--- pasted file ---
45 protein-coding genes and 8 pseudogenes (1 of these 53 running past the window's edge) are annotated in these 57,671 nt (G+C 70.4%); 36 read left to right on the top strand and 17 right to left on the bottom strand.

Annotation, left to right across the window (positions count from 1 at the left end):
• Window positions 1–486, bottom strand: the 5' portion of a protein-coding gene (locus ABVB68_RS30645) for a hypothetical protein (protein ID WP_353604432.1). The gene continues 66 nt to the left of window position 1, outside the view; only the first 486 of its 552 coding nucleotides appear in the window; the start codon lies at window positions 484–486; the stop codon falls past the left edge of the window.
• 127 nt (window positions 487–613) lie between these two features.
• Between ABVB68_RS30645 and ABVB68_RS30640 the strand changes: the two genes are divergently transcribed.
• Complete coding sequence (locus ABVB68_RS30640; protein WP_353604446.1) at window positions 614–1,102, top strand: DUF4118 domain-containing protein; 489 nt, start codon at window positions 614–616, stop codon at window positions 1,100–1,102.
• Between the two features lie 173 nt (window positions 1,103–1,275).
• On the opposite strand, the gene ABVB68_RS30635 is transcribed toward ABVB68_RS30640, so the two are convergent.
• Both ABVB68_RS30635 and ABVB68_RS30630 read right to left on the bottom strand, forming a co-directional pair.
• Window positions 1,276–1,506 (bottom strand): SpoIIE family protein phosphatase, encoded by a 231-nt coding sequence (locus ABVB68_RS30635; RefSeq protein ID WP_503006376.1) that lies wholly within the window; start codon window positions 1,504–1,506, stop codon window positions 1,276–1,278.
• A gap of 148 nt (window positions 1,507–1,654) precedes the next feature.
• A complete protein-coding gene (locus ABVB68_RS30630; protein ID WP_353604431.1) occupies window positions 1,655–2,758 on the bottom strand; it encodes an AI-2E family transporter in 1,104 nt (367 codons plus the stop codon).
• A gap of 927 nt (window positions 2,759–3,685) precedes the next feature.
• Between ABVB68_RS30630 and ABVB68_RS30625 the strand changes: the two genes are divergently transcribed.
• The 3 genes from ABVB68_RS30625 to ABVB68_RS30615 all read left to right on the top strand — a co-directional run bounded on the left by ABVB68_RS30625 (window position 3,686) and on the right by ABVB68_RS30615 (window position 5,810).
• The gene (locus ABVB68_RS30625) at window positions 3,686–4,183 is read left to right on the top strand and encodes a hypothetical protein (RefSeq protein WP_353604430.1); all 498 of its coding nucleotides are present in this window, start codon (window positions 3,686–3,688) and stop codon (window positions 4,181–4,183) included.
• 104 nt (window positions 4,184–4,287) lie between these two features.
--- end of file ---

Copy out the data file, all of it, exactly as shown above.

45 protein-coding genes and 8 pseudogenes (1 of these 53 running past the window's edge) are annotated in these 57,671 nt (G+C 70.4%); 36 read left to right on the top strand and 17 right to left on the bottom strand.

Annotation, left to right across the window (positions count from 1 at the left end):
• Window positions 1–486, bottom strand: the 5' portion of a protein-coding gene (locus ABVB68_RS30645) for a hypothetical protein (protein ID WP_353604432.1). The gene continues 66 nt to the left of window position 1, outside the view; only the first 486 of its 552 coding nucleotides appear in the window; the start codon lies at window positions 484–486; the stop codon falls past the left edge of the window.
• 127 nt (window positions 487–613) lie between these two features.
• Between ABVB68_RS30645 and ABVB68_RS30640 the strand changes: the two genes are divergently transcribed.
• Complete coding sequence (locus ABVB68_RS30640; protein WP_353604446.1) at window positions 614–1,102, top strand: DUF4118 domain-containing protein; 489 nt, start codon at window positions 614–616, stop codon at window positions 1,100–1,102.
• Between the two features lie 173 nt (window positions 1,103–1,275).
• On the opposite strand, the gene ABVB68_RS30635 is transcribed toward ABVB68_RS30640, so the two are convergent.
• Both ABVB68_RS30635 and ABVB68_RS30630 read right to left on the bottom strand, forming a co-directional pair.
• Window positions 1,276–1,506 (bottom strand): SpoIIE family protein phosphatase, encoded by a 231-nt coding sequence (locus ABVB68_RS30635; RefSeq protein ID WP_503006376.1) that lies wholly within the window; start codon window positions 1,504–1,506, stop codon window positions 1,276–1,278.
• A gap of 148 nt (window positions 1,507–1,654) precedes the next feature.
• A complete protein-coding gene (locus ABVB68_RS30630; protein ID WP_353604431.1) occupies window positions 1,655–2,758 on the bottom strand; it encodes an AI-2E family transporter in 1,104 nt (367 codons plus the stop codon).
• A gap of 927 nt (window positions 2,759–3,685) precedes the next feature.
• Between ABVB68_RS30630 and ABVB68_RS30625 the strand changes: the two genes are divergently transcribed.
• The 3 genes from ABVB68_RS30625 to ABVB68_RS30615 all read left to right on the top strand — a co-directional run bounded on the left by ABVB68_RS30625 (window position 3,686) and on the right by ABVB68_RS30615 (window position 5,810).
• The gene (locus ABVB68_RS30625) at window positions 3,686–4,183 is read left to right on the top strand and encodes a hypothetical protein (RefSeq protein WP_353604430.1); all 498 of its coding nucleotides are present in this window, start codon (window positions 3,686–3,688) and stop codon (window positions 4,181–4,183) included.
• 104 nt (window positions 4,184–4,287) lie between these two features.